Green Practices currently in place on the farm at Bunratty Folk Park
- We are very conscious of the unique environment in which many of our attractions are situated. At Bunratty Castle and Folk Park we have created a Wildlife Habitat where birds and insects can live undisturbed.
- In addition manure produced by the animals at Bunratty Castle and Folk Park is used in our gardens for the fertilization of plants and flowers
- Ground to Green promotion where all our ground coffee beans are given out to our site customers for personnel use on their lawns & gardens
- Reusable Cup Initiative – visitors who present reusable cups at our dining outlets receive a percentage off their purchase.
- Pre-set controlled dosing pumps in machines such as dishwashers.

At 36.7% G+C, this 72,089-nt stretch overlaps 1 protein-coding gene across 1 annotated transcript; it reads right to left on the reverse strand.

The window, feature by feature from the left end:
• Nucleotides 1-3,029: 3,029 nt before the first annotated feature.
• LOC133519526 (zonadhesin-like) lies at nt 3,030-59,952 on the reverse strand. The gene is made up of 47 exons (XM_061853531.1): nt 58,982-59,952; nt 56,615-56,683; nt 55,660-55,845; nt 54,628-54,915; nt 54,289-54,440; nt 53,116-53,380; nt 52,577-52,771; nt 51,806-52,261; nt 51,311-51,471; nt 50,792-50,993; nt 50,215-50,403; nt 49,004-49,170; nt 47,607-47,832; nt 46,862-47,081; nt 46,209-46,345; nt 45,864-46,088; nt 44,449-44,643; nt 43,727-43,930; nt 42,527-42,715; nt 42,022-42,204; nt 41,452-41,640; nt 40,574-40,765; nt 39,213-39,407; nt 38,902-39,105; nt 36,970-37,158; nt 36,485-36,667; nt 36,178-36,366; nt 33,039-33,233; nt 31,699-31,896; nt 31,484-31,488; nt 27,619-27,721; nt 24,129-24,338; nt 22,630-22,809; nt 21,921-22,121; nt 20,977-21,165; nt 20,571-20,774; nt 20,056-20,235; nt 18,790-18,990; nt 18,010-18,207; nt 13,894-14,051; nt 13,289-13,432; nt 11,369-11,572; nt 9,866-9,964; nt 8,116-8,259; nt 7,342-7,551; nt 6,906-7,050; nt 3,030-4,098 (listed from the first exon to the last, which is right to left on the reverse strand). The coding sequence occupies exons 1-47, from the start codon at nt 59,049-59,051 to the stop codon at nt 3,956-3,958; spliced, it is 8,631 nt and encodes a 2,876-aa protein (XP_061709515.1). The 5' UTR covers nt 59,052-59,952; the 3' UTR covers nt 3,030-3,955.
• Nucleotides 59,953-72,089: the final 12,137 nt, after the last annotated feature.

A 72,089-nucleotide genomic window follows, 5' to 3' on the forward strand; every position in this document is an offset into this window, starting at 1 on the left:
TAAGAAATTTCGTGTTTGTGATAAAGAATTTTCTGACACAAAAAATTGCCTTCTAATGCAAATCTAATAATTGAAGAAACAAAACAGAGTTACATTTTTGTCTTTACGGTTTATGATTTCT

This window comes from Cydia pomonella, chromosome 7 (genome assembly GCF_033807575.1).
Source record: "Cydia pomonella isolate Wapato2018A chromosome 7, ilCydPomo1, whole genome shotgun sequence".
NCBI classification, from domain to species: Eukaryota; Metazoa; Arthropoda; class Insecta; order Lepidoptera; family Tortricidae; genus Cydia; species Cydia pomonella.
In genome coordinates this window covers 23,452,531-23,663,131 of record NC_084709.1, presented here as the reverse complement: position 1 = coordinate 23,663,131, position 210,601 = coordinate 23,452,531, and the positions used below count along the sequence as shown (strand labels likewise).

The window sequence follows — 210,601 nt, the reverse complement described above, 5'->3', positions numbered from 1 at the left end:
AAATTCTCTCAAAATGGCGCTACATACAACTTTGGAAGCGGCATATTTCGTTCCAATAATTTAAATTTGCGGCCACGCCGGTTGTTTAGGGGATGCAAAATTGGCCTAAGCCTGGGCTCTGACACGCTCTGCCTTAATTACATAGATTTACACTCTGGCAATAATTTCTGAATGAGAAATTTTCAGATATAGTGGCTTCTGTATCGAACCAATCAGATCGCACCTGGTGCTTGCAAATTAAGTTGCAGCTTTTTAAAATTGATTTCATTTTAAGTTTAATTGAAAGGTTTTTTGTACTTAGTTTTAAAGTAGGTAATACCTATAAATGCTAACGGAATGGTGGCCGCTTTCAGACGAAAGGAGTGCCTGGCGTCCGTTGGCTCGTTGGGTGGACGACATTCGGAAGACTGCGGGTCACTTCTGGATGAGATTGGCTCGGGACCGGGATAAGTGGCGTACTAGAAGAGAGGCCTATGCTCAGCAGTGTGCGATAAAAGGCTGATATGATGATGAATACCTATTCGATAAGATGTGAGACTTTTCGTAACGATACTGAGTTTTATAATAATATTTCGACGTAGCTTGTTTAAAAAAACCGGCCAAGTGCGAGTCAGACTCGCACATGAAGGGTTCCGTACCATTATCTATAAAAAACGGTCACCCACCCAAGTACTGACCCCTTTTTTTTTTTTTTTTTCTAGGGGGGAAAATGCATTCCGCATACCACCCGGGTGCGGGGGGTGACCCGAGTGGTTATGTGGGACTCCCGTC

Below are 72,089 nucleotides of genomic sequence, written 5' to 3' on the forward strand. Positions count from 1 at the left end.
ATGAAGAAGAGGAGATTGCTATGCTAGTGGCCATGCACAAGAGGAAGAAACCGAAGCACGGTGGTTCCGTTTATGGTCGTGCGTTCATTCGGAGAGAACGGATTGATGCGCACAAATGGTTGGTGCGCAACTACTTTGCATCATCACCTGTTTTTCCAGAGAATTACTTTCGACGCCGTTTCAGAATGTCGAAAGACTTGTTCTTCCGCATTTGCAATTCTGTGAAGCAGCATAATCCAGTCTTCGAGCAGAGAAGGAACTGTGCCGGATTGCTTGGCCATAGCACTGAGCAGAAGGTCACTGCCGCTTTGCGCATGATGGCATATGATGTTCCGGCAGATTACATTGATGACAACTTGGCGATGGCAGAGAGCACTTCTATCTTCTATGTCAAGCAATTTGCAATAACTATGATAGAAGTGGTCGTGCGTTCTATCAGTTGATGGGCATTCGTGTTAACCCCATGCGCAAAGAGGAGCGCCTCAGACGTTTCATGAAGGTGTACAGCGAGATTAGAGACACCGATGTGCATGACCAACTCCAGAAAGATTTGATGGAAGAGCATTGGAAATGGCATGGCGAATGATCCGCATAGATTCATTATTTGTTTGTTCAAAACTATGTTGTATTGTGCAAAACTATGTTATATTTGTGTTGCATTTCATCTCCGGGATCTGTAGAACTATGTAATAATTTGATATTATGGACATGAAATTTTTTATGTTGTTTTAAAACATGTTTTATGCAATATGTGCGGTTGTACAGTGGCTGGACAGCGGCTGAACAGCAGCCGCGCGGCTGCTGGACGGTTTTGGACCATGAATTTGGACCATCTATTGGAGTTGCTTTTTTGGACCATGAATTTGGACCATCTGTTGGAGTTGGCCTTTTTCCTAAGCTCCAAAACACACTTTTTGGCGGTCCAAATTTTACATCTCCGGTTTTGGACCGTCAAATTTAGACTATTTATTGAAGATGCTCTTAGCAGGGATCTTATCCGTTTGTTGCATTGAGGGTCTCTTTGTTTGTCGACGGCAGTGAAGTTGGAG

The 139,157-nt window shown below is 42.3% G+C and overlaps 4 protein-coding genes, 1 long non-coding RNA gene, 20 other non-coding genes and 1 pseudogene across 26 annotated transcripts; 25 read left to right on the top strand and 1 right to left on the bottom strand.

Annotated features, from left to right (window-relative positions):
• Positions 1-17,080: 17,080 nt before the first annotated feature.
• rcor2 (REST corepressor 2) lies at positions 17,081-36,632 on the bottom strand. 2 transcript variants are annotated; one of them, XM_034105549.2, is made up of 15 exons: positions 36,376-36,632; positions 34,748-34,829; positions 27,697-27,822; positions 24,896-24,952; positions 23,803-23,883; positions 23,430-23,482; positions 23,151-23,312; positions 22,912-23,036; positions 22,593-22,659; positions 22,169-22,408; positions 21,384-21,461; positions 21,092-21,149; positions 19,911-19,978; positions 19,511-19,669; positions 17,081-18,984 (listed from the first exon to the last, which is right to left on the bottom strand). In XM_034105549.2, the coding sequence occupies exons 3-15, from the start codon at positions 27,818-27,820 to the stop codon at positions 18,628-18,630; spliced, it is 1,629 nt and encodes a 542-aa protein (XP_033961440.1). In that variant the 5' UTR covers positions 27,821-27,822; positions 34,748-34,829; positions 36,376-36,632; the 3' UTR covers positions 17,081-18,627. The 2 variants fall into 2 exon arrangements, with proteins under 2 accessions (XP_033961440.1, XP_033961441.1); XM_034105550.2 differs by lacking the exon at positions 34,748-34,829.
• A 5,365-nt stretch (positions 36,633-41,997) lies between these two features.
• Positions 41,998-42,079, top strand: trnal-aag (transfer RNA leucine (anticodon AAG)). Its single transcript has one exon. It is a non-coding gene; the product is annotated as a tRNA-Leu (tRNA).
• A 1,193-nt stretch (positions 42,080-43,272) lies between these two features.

- Waste oil taken away by approved vendor for reprocessing.
- LED lighting is used across attractions, where possible, to reduce energy costs.
- Food Wastage is kept to a minimum by feeding any suitable leftover food from visitors to the pigs.
- Fallen branches & Christmas trees are collected and mulched to be used for animal bedding etc.
- Fertiliser spreading is kept to a minimum & any fertiliser that is spread is protected. Protected urea achieves the benefits of protecting nitrogen (N) loss and reducing greenhouse gas emissions while yielding as well as CAN (Calcium Ammonia Nitrate) over the growing season.
- All our paddocks are established grassland pasture which sequesters massive amounts of carbon from the atmosphere. Carbon sequestration is a natural or artificial process by which carbon dioxide is removed from the atmosphere and held in solid or liquid form. Grasslands can absorb carbon dioxide (CO2) during growth of grass plants and store it in different tissues. Above ground biomass (grass) is eaten by grazing animals and the carbon will eventually return to the soil as manure or to the atmosphere via enteric fermentation. The remaining grass and roots will eventually decompose and the carbon will then be stored in the soil.